California Farmer’s Overtime Bill

farmer

A new bill affecting farm workers means these workers will now receive the same pay as workers in other industries. Many farmers are looking forward to overtime after 40 hours per week or eight hours a day due to the passing of the bill AB 1066. Previously, farm workers were paid after ten hours of overtime. The United Farm Workers President Arturo Rodriguez issued a statement advocating the bill being passed into law. The law known as AB 1066 was signed into law by Governor Jerry Brown. Rodriguez stated that he felt that Governor Brown righted a historic wrong by signing this bill into law.

 

In 1938 Franklin D. Roosevelt signed The Fair Labor Standards Act preventing workers in the agricultural industry from benefiting from overtime pay. That has been the status regarding employment in the agricultural sector in California since then. Some farmers argue that they will not be able to afford paying overtime to their employees. It is argued by some farm workers that the requirement of overtime wages will lead to reduced hours and less pay.

 

How will the wages of California farm workers be affected?

 

Ryan Jacobsen of the Fresno County Farm Bureau feels that the legislation will only help California agriculture die, referring to the increase in minimum wage months prior. Jacobsen has referred to the passing of these laws as “death by a thousand cuts”. However, the author of AB 1066 Lorena Gonzalez, has stated that there is a shortage of farm workers. Many farm workers on average earn between $16,500 and $19,000 annually. With many farm workers operating at the poverty line at $12,719 per year, reduced hours could mean difficult times. Other farm workers feel that they have been discriminated against for decades and that the passing of this bill is long overdue.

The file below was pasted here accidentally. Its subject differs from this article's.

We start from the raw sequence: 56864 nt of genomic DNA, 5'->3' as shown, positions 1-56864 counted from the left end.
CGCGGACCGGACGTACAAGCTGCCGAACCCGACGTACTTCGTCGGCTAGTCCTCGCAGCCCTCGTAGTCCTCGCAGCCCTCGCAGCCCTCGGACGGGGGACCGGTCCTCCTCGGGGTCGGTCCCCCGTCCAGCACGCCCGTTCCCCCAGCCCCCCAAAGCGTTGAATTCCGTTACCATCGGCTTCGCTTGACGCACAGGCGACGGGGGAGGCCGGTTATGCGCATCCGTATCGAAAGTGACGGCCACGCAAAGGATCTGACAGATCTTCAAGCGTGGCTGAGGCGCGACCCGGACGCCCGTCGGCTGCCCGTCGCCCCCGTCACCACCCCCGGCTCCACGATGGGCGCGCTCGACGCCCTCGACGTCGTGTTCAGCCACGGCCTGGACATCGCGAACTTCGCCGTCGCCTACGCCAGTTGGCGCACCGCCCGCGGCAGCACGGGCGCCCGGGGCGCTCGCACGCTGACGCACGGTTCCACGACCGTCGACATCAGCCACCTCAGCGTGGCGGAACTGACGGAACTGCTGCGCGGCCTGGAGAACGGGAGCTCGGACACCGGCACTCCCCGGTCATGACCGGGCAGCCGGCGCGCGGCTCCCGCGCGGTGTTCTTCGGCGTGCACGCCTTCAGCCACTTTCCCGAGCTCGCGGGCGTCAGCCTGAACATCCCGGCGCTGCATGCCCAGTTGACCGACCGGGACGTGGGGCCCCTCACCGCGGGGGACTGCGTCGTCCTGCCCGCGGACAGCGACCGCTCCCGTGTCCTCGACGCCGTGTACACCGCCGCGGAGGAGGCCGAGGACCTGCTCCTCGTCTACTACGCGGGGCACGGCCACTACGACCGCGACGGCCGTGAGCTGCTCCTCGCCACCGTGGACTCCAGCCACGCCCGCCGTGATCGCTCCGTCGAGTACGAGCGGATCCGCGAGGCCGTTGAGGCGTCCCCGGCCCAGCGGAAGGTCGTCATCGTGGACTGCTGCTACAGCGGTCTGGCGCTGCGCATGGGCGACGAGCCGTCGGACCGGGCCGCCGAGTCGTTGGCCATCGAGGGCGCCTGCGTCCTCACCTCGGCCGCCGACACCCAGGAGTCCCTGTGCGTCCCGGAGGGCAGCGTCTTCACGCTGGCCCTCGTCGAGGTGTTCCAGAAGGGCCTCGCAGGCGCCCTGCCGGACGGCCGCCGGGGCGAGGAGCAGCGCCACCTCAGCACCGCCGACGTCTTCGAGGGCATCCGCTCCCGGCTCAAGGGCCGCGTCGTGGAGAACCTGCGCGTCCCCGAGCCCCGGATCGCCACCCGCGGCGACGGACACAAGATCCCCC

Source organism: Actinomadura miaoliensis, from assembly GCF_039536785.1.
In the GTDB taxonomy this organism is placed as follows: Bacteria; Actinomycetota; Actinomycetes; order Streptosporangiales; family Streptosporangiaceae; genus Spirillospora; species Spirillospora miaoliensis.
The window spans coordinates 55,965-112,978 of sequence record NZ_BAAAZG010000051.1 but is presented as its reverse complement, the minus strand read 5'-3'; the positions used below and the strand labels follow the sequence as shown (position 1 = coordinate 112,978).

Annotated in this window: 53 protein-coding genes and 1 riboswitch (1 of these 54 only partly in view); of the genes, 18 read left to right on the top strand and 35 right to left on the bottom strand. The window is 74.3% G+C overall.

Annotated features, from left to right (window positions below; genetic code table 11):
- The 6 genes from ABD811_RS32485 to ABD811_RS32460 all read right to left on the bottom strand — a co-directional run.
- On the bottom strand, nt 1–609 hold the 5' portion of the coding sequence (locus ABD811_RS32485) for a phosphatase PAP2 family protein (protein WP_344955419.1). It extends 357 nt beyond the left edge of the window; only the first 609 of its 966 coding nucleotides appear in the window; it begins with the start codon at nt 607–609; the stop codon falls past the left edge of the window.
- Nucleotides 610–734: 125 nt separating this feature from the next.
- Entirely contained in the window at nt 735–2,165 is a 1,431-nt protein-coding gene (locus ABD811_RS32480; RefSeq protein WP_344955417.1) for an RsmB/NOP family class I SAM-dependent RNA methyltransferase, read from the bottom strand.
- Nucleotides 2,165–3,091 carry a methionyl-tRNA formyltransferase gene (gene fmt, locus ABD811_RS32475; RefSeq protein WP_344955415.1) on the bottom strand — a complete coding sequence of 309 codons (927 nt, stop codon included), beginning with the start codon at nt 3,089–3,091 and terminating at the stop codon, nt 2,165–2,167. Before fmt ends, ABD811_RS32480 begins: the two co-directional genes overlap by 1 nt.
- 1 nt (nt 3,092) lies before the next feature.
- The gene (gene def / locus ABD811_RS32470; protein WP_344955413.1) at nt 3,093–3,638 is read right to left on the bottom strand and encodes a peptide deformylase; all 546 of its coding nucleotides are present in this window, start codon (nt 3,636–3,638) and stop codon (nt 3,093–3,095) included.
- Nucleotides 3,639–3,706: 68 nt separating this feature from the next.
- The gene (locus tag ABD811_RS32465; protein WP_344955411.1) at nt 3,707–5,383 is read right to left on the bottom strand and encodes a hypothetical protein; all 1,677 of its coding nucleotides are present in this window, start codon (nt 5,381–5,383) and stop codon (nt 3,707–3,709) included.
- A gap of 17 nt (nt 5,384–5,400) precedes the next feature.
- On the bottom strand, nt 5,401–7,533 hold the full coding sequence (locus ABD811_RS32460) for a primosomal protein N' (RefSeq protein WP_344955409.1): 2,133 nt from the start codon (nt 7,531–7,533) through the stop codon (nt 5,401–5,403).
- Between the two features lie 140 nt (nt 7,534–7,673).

The result of the passing of AB 1066

 

The passing of this bill into law means that all farm workers are to receive time and a half pay. According to the bill, the threshold for overtime will be reduced by half an hour each year beginning in 2019. Approximately 800,000 farm workers will be affected by the changes that will occur because of the bill.

 

The California Farm Bureau Federation stated on record that this new legislation would lead to reduced hours for farm employees and increased food prices for consumers. The President of the CFBF, Paul Wenger believes that AB 1066 and other legislations like it will only be successful if Californians purchase products from California. The consumers of California will basically have to opt for higher priced food in order for AB 1066 to be effective.

 

One farm worker, Lourdes Cardenas who has worked on a farm for more than 11 years cutting vines, picking strawberries, peaches, and grapes still struggles to provide for her family. Many workers like Cardenas are having difficulty making ends meet and cannot tolerate reduced hours. But since she is working 10 hours every day, the bill may positively affect her by allowing her to be paid time and a half for her excess hours. For Cardenas, she feels that the voice of the farmworkers are finally being heard on the Senate floor.

 

The U.S. Secretary of Labor Thomas Perez has stated that many people depend on the workers of California to feed their families but far too often the farm workers don’t have enough food for their own dinner tables. The overtime protection that the legislation is intended to provide still remains a heated debate.

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